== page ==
...finding that photo. i still find it pretty funny.
...finding that photo. i still find it pretty funny.
I don't know why I'm so reluctant to document or write about trips; do and see and sponge up experiences and enjoy: yes, absolutely. photograph stuff and write up: not really. So it's no surprise that I've been back a full week already before writing this, and haven't got too many photos to show.
Anyway, to the story: this year I booked three weeks of vacation in
one go, with the aim to hit the roads and dirt tracks westwards and
see what I can see and wander around until I run out of time or
energy. One tentative aim or pivot point, so to speak was to be
Cameron Corner, where
the borders of Queensland, NSW and South Australia meet in one spot.
click here for the rest of the story...
...is pure hardship, just plain horrible.
The British Isles have a reputation for being a culinary wasteland (pickled eggs, offal pie, absolutely dead mashed vegetables combined with meat red enough to hop of your plate, etc. pp.), but I guess this here might be an example of colonial one-upmanship:
This Australian wooster sauce boastfully claims that it's made from 50% recycled plastic. I'm not quite sure whether I want to know about its other "premium quality ingredients".
I find it very interesting how Stiegl is increasingly present in the Australian beer market; a few years ago you'd find it only in very very very special beer pubs, but that's changing. In December I had a few here on the Gold Coast, at the Bier Cafe in Broadbeach. (On tap, not bottled.)
And now even Aldi has it - except that for silly hysterical raisins most of Oz still requires totally separate bottle shops, and in QLD Aldi's booze branch is mail-order-only for that reason.
With the also ridiculously high alco taxes factored in, the lovely Stiegl costs about 50% more than the decent local brews; $7.6/litre vs $5/litre. No surprise that lots of Australians do home-brew; even I do it every now and then.
While I intensely dislike the City of Salzburg (it's the anus mundi as far as I'm concerned), I wholeheartedly endorse the products and/or sevices of the Brauerei Stiegl :-)
...but the local weather sucked nevertheless: still 86% humidity at 2100.
Today is also the day on which I gave in (to a recommendation by a friend) and spent $249 on a Rowenta DH4120 dehumidifier (on special/clearance at Hardly Normal, RRP $590 or so). It's now been running since 1730 and I just emptied out 4l of water, and the relative humidity inside is now 68%, not qute perfect yet but not as dripping wet as earlier.
We'll see how the thing does over the next few days, especially whether it's big enough to handle the 200m^3 of my place.
"Gold Coast Show Day" - das ist ungefähr so weltbewegend als wie ein Kirtag in der Provinz irgendwo hinter St. Blöden.
Mehr weltbewegend find ich das Feiertags-Faktum an sich; etwa so unglaublich als wie wenn in Wien alle frei hätten und alles zu wäre, weil's in Sopron den "Tag des Kukuruz" zelebrieren.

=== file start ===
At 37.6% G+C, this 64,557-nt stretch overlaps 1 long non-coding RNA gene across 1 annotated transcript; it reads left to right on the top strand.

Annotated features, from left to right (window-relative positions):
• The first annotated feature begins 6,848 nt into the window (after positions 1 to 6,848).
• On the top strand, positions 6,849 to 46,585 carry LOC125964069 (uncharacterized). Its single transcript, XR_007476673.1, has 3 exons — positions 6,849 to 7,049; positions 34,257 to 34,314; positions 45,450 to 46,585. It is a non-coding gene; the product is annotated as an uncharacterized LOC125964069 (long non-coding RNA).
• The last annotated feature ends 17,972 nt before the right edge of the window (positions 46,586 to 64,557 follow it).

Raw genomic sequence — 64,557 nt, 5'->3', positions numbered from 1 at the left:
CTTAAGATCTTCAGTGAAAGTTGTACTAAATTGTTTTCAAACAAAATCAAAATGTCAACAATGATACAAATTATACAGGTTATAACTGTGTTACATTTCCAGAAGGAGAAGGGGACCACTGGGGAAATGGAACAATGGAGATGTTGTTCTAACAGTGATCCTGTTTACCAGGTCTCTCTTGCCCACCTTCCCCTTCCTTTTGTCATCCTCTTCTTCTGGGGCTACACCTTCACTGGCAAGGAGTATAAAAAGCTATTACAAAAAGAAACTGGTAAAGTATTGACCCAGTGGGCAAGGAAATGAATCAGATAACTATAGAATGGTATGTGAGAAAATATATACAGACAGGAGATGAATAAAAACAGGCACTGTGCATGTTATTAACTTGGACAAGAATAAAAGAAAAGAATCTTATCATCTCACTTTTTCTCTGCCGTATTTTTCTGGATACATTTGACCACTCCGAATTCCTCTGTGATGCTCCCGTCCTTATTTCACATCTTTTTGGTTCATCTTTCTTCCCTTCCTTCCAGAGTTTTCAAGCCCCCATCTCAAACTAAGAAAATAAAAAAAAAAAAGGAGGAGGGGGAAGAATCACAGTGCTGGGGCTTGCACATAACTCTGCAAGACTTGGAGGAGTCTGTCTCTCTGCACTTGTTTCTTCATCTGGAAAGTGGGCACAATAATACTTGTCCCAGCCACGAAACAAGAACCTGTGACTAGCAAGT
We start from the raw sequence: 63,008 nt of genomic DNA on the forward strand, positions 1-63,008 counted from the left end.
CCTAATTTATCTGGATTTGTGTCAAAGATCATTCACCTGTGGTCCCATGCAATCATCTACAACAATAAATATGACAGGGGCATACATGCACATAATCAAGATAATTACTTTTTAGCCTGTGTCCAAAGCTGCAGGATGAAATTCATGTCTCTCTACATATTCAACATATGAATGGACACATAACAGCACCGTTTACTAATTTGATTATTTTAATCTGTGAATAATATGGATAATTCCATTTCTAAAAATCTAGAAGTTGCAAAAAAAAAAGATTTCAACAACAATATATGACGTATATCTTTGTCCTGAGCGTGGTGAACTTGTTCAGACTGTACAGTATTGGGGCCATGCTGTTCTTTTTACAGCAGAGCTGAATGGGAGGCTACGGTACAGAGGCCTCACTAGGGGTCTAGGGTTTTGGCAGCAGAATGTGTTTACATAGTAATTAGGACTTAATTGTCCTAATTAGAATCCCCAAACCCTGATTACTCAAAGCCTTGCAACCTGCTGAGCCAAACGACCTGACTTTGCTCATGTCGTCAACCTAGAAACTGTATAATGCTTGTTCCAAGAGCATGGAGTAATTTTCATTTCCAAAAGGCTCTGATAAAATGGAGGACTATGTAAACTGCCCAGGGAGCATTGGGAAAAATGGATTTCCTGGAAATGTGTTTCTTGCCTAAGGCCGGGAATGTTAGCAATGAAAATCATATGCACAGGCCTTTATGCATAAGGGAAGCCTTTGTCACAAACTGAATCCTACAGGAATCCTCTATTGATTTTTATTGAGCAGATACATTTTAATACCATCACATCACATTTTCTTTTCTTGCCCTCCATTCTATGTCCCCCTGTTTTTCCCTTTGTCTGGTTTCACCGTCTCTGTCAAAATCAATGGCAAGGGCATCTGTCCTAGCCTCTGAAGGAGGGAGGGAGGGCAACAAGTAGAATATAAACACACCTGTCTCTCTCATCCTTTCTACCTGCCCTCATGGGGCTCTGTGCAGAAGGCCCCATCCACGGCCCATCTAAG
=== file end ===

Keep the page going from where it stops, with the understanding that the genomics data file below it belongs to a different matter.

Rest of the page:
bundjalung n.p. was pretty nice, if busy and very windy. we had a good
...für sonst nix gut aber immerhin brauchbar als Anlaß für Feiertage.
Start with this:
Minus all this:
It's somewhat obvious that I have spent a bit of money at subaXtreme, isn't it.
Weird coincidence: just a few days before the coffi^Wpallet arrived a total bimbo bumped into my car: I was waiting behind her in a right-turn lane, she committed to turning, successfully crossed the two lanes of oncoming traffic - and then suddenly decided, for no good reason whatsoever, to reverse back across those lanes...all the way into my bumper - thunk.
I guess the new bar will be pretty good not just for the silly roos but also for brainless suburban bimbos.
It's pretty obvious that 15.875mm is more than 11.1125mm. It's certainly not immediately obvious that 5/8" is more than 7/16".
(and by immediate I mean "at a glance, without mental effort".)
my father wanted to know what kind of car i drive; apparently the soobies aren't exactly common in austria? - at least that was his excuse for not associating my answer ("2006 forester") with anything. well, here you are:
the elevator billboards in the office building lobby have not shown the correct weather screen a single time during our four months there. mind you, the stock tickers are current down to the milli-cent, but the weather? "feels like undefined".
i on the other hand feel reasonably good about work, what i do and who i do it with. sure, the last five months have been pretty busy and occasionally quite stressful but that comes with working in a small startup.
it's nice to be able to make a difference; the downside is of course that you do make a difference, whether you want it (e.g. having a stroke of genius) or not (e.g. having a bad day slogging through hard-to-grok undocumented complex tangles).
but i'm not complaining, except that i'm often too tired come saturday morning to even consider going flying - and that, combined with the vagarities of the wind & weather isn't ideal...
With the new job I tend to do my bicycle runs much later, usually after dusk or at night. That time of day has its own special challenges: occasionally I get mobbed by bats and flying foxes, one of the trails is full of frogs or toads if I'm really late, and oh, there are lots of homo sapiens automobilis who are blind as bats.
Since the number of the damn saps who pass me much too close is a lot higher at night I decided to replace my dinky red flasher with a Really Annoying Red Light.